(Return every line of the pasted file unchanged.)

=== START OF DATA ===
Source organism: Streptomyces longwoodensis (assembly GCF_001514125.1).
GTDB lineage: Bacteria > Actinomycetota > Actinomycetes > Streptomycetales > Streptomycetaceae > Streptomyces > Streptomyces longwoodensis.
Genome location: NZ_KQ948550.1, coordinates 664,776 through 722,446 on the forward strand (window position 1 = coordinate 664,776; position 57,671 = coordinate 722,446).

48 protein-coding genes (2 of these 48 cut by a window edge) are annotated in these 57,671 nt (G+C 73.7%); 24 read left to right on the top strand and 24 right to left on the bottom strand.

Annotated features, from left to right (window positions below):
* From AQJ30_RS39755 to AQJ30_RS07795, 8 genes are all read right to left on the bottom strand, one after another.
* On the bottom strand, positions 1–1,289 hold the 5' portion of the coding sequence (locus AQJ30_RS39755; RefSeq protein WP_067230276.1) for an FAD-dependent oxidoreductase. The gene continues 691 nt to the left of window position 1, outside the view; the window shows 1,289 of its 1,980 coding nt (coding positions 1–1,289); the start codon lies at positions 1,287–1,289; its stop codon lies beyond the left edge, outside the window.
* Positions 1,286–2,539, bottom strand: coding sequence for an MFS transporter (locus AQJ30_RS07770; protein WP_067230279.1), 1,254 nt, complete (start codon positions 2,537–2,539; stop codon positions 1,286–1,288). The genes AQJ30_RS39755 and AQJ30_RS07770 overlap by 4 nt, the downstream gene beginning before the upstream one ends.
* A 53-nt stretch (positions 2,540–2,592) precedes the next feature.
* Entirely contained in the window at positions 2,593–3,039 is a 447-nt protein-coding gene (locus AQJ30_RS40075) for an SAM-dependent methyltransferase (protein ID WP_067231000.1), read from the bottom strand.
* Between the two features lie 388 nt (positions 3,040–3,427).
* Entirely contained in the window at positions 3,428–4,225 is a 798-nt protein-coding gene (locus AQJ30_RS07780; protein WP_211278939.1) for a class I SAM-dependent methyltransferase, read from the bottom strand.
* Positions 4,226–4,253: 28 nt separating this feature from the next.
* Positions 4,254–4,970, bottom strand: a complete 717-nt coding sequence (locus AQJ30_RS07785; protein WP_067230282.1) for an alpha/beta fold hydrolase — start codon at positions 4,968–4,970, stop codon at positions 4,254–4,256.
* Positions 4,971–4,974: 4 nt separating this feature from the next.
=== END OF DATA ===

Source organism: Streptomyces longwoodensis (assembly GCF_001514125.1).
GTDB lineage: Bacteria > Actinomycetota > Actinomycetes > Streptomycetales > Streptomycetaceae > Streptomyces > Streptomyces longwoodensis.
Genome location: NZ_KQ948550.1, coordinates 664,776 through 722,446 on the forward strand (window position 1 = coordinate 664,776; position 57,671 = coordinate 722,446).

48 protein-coding genes (2 of these 48 cut by a window edge) are annotated in these 57,671 nt (G+C 73.7%); 24 read left to right on the top strand and 24 right to left on the bottom strand.

Annotated features, from left to right (window positions below):
* From AQJ30_RS39755 to AQJ30_RS07795, 8 genes are all read right to left on the bottom strand, one after another.
* On the bottom strand, positions 1–1,289 hold the 5' portion of the coding sequence (locus AQJ30_RS39755; RefSeq protein WP_067230276.1) for an FAD-dependent oxidoreductase. The gene continues 691 nt to the left of window position 1, outside the view; the window shows 1,289 of its 1,980 coding nt (coding positions 1–1,289); the start codon lies at positions 1,287–1,289; its stop codon lies beyond the left edge, outside the window.
* Positions 1,286–2,539, bottom strand: coding sequence for an MFS transporter (locus AQJ30_RS07770; protein WP_067230279.1), 1,254 nt, complete (start codon positions 2,537–2,539; stop codon positions 1,286–1,288). The genes AQJ30_RS39755 and AQJ30_RS07770 overlap by 4 nt, the downstream gene beginning before the upstream one ends.
* A 53-nt stretch (positions 2,540–2,592) precedes the next feature.
* Entirely contained in the window at positions 2,593–3,039 is a 447-nt protein-coding gene (locus AQJ30_RS40075) for an SAM-dependent methyltransferase (protein ID WP_067231000.1), read from the bottom strand.
* Between the two features lie 388 nt (positions 3,040–3,427).
* Entirely contained in the window at positions 3,428–4,225 is a 798-nt protein-coding gene (locus AQJ30_RS07780; protein WP_211278939.1) for a class I SAM-dependent methyltransferase, read from the bottom strand.
* Positions 4,226–4,253: 28 nt separating this feature from the next.
* Positions 4,254–4,970, bottom strand: a complete 717-nt coding sequence (locus AQJ30_RS07785; protein WP_067230282.1) for an alpha/beta fold hydrolase — start codon at positions 4,968–4,970, stop codon at positions 4,254–4,256.
* Positions 4,971–4,974: 4 nt separating this feature from the next.